Google is facing pressure from several European countries to change its stance on user data.
The Spanish government's data protection agency accused Google (Fortune 500) of three breaches of a national law protecting personal data. The company didn't give users enough information about , what data was collected, and how it would be used, according to a government statement.
"Google unlawfully collects and processes personal information," the agency said.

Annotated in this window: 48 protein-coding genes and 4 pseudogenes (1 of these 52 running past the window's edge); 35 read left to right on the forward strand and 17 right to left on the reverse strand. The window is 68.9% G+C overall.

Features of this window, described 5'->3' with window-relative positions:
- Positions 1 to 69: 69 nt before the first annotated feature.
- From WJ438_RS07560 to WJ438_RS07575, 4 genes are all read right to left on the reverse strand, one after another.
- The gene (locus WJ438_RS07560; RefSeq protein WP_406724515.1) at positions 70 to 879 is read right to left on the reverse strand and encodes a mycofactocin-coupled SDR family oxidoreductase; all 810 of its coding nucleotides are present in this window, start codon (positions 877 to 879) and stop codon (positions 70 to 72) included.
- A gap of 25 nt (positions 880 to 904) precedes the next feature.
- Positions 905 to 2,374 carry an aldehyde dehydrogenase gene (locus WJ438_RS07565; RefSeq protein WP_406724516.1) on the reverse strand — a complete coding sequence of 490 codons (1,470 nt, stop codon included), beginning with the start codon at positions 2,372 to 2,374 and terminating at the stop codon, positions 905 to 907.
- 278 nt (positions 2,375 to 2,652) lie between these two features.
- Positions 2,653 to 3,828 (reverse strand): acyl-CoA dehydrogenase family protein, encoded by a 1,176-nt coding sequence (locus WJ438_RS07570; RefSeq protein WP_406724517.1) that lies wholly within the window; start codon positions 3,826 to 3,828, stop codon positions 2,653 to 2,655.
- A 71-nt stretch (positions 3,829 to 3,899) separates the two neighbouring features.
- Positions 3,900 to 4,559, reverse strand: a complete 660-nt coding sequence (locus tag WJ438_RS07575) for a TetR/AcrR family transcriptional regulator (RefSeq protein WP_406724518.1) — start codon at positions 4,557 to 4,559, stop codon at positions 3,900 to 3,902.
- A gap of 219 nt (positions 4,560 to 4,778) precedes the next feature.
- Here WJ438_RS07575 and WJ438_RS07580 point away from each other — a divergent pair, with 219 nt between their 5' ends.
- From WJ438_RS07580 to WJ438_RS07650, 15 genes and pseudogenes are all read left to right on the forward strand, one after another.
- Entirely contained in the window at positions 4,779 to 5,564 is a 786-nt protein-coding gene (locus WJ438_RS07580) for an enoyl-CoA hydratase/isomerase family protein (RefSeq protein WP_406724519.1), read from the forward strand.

The fine is small beans for the U.S. tech giant but the Spanish government's decision reflects growing concern regarding the collection and use of personal data, which is typically stored in the cloud. Using the cloud allows data to be stored remotely, giving individuals little control over what, and how long, personal information gets siloed.
Google has been in hot water lately with European authorities. Last month, the Dutch data protection regulator said that the company was illegally using personal data. Google is also facing enforcement actions and fines in the U.K. and France.
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